Working with Automatic Counters in CSS

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Working with Automatic Counters in CSS

Originally Posted on my blog.

If you ever wanted to add an automatic counting component into your HTML/CSS/JS interface, you’d probably use a (heavily styled) numbered list or javascript counter which will be inserted/updated in the DOM. There are a few issues with those options.

Although the first may fit in simple scenarios, it becomes less suitable in more complex cases like when you want the counters to show at parts of the interface distant from each other or you want to create complex styling with multiple elements around your counters. It’s very selective.
The second option should simply be “avoided” because it’s general regarded as best practice to use CSS for as many design and rendering operations instead of the Javascript (JS) equivalent. The reason is CSS operations are better in performance compared to JS equivalents. CSS doesn’t take as much memory and overhead as JS for rendering.

So back to business. How can we create an automatic counter/counting component in our HTML/CSS/JS work.

CSS has an inbuilt counting mechanism that works just like using variables as counters in most programming languages.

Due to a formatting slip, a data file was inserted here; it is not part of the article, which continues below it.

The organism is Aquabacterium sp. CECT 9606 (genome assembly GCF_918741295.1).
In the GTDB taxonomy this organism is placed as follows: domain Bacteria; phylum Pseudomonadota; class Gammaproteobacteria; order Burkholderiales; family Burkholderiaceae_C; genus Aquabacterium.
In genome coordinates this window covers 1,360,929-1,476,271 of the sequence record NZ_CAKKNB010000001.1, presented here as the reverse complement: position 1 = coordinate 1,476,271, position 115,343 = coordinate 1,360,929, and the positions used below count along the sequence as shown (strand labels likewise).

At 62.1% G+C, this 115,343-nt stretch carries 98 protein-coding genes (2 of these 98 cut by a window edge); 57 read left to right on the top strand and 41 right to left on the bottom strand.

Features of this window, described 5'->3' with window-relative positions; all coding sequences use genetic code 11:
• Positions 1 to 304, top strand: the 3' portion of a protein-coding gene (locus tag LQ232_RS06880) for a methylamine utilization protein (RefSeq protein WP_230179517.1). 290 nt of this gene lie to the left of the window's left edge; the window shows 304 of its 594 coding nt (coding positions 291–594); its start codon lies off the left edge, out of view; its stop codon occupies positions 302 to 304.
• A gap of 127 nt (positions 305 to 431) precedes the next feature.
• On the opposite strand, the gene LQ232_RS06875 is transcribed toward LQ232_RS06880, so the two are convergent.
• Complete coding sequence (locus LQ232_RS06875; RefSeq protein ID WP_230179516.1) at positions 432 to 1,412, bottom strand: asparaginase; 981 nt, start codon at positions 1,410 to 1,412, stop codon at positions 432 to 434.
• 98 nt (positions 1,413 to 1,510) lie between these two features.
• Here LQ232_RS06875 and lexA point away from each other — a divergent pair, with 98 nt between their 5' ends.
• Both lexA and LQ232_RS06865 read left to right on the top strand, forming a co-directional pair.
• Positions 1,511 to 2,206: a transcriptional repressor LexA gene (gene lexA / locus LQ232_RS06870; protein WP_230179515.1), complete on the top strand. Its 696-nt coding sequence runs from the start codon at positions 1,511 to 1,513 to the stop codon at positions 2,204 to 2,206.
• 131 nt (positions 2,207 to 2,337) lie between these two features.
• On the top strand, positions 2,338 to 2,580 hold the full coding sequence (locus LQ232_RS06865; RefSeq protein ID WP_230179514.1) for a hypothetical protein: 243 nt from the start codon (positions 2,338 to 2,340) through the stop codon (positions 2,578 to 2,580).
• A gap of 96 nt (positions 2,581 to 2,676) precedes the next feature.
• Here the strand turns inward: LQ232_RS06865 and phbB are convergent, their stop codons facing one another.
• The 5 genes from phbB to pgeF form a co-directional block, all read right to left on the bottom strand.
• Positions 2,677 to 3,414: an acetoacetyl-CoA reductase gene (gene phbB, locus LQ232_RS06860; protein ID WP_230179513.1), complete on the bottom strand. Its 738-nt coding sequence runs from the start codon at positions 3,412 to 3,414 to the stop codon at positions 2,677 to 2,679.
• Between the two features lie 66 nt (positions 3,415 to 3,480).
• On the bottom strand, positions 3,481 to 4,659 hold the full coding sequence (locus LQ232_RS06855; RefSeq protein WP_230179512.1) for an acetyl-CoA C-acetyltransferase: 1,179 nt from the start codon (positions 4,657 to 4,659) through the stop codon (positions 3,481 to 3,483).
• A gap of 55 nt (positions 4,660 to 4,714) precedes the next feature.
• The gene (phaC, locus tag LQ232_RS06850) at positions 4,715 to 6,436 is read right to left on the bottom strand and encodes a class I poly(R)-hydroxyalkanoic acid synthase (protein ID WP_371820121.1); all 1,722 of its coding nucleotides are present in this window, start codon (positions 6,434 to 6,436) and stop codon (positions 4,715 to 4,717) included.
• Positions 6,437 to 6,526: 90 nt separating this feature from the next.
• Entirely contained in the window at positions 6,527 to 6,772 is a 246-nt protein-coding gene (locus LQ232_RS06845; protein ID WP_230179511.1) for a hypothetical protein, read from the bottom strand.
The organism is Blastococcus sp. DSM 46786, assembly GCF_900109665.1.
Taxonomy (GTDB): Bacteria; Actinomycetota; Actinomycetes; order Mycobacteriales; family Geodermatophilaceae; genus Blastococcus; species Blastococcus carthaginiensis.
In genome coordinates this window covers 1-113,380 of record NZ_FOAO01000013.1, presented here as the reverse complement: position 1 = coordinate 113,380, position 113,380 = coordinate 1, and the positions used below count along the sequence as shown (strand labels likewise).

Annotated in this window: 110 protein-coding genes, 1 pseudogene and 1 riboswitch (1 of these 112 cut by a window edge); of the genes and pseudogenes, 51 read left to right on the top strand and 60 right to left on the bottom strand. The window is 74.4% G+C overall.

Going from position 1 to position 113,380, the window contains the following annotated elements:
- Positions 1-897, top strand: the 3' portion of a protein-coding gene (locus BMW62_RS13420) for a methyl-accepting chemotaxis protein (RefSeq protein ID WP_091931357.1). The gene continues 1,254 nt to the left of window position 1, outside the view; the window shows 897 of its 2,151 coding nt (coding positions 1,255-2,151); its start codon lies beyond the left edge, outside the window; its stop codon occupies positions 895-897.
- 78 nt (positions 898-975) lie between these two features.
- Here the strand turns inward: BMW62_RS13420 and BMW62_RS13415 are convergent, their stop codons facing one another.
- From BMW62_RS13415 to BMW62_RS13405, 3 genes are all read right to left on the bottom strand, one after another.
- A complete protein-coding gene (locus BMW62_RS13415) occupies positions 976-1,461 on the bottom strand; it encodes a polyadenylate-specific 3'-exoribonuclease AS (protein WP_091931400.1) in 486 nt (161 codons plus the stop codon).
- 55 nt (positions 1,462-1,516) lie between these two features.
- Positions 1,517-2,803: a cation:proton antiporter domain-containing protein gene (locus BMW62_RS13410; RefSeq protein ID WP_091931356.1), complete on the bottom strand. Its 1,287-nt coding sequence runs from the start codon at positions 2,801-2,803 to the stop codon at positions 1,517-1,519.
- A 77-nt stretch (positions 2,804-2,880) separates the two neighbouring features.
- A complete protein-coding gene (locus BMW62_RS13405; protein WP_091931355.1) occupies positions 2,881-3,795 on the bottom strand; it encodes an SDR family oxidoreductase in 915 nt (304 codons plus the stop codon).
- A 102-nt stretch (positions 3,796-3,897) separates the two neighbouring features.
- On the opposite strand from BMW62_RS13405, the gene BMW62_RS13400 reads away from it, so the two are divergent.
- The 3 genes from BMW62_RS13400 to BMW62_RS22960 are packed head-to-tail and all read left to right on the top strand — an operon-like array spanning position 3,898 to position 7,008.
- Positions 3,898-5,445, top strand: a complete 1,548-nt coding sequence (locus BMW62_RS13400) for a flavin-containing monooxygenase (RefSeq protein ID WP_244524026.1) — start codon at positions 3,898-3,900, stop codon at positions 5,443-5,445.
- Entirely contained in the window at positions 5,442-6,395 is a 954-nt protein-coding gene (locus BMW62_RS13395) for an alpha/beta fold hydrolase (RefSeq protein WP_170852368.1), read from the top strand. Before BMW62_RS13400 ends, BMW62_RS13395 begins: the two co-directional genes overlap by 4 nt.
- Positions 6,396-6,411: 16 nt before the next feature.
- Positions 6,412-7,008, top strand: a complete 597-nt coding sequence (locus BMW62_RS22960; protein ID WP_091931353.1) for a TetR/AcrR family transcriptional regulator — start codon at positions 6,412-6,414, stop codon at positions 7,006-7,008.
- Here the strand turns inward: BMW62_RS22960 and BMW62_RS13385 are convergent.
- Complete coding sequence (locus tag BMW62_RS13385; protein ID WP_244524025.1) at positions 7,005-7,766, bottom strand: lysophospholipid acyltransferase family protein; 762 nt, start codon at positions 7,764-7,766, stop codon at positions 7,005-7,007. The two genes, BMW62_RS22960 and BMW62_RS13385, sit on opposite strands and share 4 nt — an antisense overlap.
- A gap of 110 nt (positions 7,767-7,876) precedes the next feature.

We will need the following CSS properties to setup and use counters in our interface.

  • counter-reset – Creates a new counter variable or resets an existing counter variable
  • counter-increment – Increments a counter value
  • content – This refers to the usual CSS content which will be used to contain our generated counter and any other information when ready
  • counter() or counters() function – Inserts the value of any counter variable created above It’s call to an element.

Lets use a basic example to know how it works.

If you notice, the word number occurs in every use. We can move that into the content rule and build it up there like

Now lets treat an example using 2 counters used at any point within the DOM and reset. It keeps track of the incremental value.

Now lets treat something a bit more advanced and practical. Here is an example from w3 schools that illustrates a real life scenario where you may consider using CSS counters.

Now to my favourite part. How useful is this in design. You can use css counters to create nice components like this one I created.

Any experienced (or growing) UI architect knows It’s best practice to keep an interface’s markup code as clean as possible. Using CSS counters in the case above makes more sense because;

  • You don’t have to include the figures in your HTML markup and keep track of them manually
  • You don’t have to figure out how to MEGA style ordered lists
  • And you don’t have to use Javascript to insert and update the figures (messy messy messy)

If you are a designer, Im sure you can see the possibilities.

PS:

  1. If you are concerned about compatibility, IE8 supports this. You just have to specify a !DOCTYPE.
  2. I’m not exactly sure why but only one counter can be created/reset per element. You cant do this:
.animal_story{
    counter-reset: cat_number;
    counter-reset: dog_number;
}

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Working with Automatic Counters in CSS

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